A wide range of household products such as detergent and dishwasher pods and foodstuffs such as biscuits use coats of powder to make sure that the products don’t stick to each other. This layer is generally one to three hundredths of a millimetre thick.
We have been able to use the laws of physics to reduce the thickness to just a few microns. Powdering baking trays is usually done by scattering a layer of flour over them and removing excess flour by tilting the tray. The flour is then reused. We have developed a technique that involves blowing a carefully controlled, very thin layer of flour onto the tray, so that the tilting is no longer needed.
This technique is also very suitable for detergent or dishwasher pods. Without a layer of powder, the pods would all stick together. If there is too much powder on the pods, they look less attractive and there is the risk of a layer of powder being left behind at the bottom of the packaging. It is therefore important that you can’t see that the layer is there. This method of powdering creates a film that is just a few microns thick: invisible yet extremely effective.
When we visit a factory, we often see that certain elements in the production process are inefficient. Analysing that process lets us recommend alternative solutions. Quite often, small changes can save time and/or materials.
In addition, we look to see what modifications can be made to reduce the wear and tear on components. Cost calculations show which investments are interesting and which are not.
We will enjoy the challenge of helping you optimise your production process.
Very large objects in particular are difficult to process because there are no ‘normal’ processing methods for them. They tend not to fit in the machines, or the usual tools are too small. We see it as a challenge to get the job done despite that.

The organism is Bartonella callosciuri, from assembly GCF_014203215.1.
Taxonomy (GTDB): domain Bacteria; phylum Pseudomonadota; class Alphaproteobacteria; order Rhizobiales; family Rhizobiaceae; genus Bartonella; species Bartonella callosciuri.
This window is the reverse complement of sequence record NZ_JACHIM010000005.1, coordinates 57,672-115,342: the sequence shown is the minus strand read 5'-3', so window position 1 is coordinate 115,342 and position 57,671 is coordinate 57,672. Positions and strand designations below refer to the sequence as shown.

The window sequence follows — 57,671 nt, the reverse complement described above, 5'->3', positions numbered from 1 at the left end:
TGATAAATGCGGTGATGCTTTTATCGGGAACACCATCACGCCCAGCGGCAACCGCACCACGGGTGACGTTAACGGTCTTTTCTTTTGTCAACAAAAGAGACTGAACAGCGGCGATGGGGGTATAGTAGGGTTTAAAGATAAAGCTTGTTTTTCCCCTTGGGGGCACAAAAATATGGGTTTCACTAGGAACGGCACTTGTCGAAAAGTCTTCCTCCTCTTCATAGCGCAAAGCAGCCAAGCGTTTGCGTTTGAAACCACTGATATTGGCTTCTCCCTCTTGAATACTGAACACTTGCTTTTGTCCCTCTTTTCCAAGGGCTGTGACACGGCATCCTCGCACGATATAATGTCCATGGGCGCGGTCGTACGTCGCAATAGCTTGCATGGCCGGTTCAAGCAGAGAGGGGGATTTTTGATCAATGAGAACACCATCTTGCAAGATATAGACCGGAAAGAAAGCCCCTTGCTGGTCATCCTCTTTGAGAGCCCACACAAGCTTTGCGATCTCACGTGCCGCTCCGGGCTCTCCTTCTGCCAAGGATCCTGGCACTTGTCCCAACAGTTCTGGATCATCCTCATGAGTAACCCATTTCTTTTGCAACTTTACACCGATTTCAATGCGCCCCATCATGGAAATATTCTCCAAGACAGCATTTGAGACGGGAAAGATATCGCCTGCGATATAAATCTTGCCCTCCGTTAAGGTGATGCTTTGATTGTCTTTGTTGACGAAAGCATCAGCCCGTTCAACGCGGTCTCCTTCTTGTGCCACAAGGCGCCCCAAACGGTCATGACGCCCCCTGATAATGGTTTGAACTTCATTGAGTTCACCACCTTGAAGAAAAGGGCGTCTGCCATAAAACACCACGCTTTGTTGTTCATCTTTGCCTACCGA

There was one occasion when we handled a large steel fork that had an 18-metre rod welded to it. Getting that in place in the hall took quite a bit of manoeuvring. We also made a large flatbed container, in which the symmetry was very important. There are lots of examples like that, although patents and confidentiality often mean that we can’t say anything about them.
No matter how weird and wonderful, we’ll find a way of handling it.
We noticed that the counter-pressure in a grain silo can cause the grain flow to get stuck at certain moments. The grain then only starts moving again after the silo is given a good thump.
Applying the laws of physics let us develop a hopper that did allow the grain to flow out smoothly. The right combination of knowledge and technology.
We have found a solution for restoring the rubber on rubber-coated rollers to its optimum state. We succeeded in coming up with an unconventional treatment in which we peel the rubber off a little way, once again creating a straight and rough layer.
Another major challenge was getting rid of the flat spots that you can get on large rubber forklift trucks tyres when they are stationary for too long or have made emergency stops. Tyres with flat spots do not give a smooth ride. Rubber is awkward to process, though, particularly when large areas such as these are involved. Making an auxiliary tool of just the right size lets us make those large tyres nicely circular again.
Any metalworking company can make a keyway. But it can be a tricky job if the object being processed is particularly large.
That was another nice challenge that we were able to find a suitable solution for. We managed to use machines in a totally different way and cut the keyway perfectly.